PART II: The Yoga TrapezeLet’s Get Inverted!
by Lucas Rockwood
Inverted poses are some of the most fun, challenging and beneficial in yoga. For newer students, inversions can also be quite intimidating. One of the great things about The Yoga Trapeze is that it allows anyone to safely and easily experiment with these exciting postures.
In the last issue, you learned the basics of “upside down yoga.” You learned how to get in and out of The Yoga Trapeze, and how to do some basic postures. Today, let’s take your practice deeper.
Going upside down is great for relieving tension on your spine, increasing circulation, and boosting your energy. So try this foundational upside down sequence to help improve your inversion practice on the mat, and to simply feel great.
This is a popular posture with the trapeze because it allows you to get traction on your spine in a way that would otherwise be impossible.
#1 Start out by sitting comfortably in the trapeze. Grab onto the longest fabric handles on either side, spread your legs wide, and lean back slowly until your arms are straight.
#2 With your legs spread wide like a letter “V”, look at your toes and lean all the way back.
#3 Still looking at your toes, hook your feet around the trapeze fabric and lock them in place. Release your upper body and grab elbows above your head. Relax and hang here for up to 7 minutes!
This is a classic Yoga Trapeze pose as it lengthens the spine naturally and safely, using gravity.
Banana man is a variation of Traction Jackson. The pose is great because it’s a supported inversion and gives the “feel” of handstand while keeping you safe and supported the entire time. You can also use this posture to open your shoulders and back.
To do Banana Man properly, you need to make sure the trapeze is adjusted to the correct height. If the bottom of the sling is at belt-level on your waist (while standing), that’s the correct height for this pose.
#1 Sit in the Trapeze just like in the previous pose, open your legs in a wide “V” shape, and lean back just like before—remember to look at your toes. With your legs spread wide like a letter “V”, look at your toes and lean all the way back.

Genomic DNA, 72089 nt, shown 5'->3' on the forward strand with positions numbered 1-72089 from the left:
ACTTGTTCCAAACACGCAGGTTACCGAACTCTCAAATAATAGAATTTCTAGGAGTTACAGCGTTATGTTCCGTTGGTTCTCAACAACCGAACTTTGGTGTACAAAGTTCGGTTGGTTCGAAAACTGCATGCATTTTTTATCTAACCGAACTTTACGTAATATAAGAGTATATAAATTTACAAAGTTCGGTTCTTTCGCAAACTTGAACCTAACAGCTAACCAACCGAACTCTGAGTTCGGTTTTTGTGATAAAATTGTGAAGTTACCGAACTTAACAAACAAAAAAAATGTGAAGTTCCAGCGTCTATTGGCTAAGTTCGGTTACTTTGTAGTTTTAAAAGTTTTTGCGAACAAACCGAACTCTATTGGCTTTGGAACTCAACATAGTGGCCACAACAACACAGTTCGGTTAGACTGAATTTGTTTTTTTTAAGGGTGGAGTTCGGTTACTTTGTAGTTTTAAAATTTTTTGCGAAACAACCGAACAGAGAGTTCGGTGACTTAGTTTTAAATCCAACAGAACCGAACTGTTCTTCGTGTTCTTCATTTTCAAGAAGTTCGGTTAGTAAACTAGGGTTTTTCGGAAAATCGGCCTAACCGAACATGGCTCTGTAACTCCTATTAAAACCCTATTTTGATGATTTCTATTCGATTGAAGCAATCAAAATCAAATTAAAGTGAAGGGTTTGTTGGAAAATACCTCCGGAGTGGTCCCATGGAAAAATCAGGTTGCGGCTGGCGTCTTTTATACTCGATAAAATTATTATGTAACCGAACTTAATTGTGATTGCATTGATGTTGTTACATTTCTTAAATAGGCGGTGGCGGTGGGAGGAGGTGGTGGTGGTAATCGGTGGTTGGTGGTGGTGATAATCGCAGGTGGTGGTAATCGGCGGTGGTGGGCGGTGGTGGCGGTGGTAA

#2 This time, instead of holding onto your elbows, release your hands down and place your palms flat on the floor.
#3 Spread your fingers out and press firmly down. Feel your body weight moving into your hands, but keep your legs firmly locked on the trapeze fabric above.
#4 From here, press your arms fully straight and sink into your shoulders so your body bows like a banana. This is Banana Man!
The key to staying safe while you’re inverted is moving slowly. Resist the urge to come up or go back quickly. Instead, take your time and be mindful of what you are doing. Remember that when you’re upside down, it can be disorienting and easy to mistake your right and left legs, and up from down.
A simple trick is to always look at your feet before you move them. When you’re looking at your feet, it’s obvious where they need to go—even when you’re upside down.
So as you’re lowering back or coming up, be sure to look at your toes the entire time. Once you’ve got your feet firmly locked in place around the fabric, then you can look anywhere you like and move freely knowing that you’re stabilized.
Benefits of Inversions
The Yoga Trapeze is probably best-known as a spinal traction device. In our normal lives, gravity is pushing our spine together, compressing it and reducing the space between our vertebra. By hanging freely upside down from your hips, you reverse that process and allow your spine to lengthen and release. For anyone who suffers from back pain, tension or imbalances, this practice can feel like a miracle.
When you go upside down, it changes the blood pressure in your body and increases your circulation. This gives you a rush of energy and is believed to boost your immune system by stimulating your lymphatic system.
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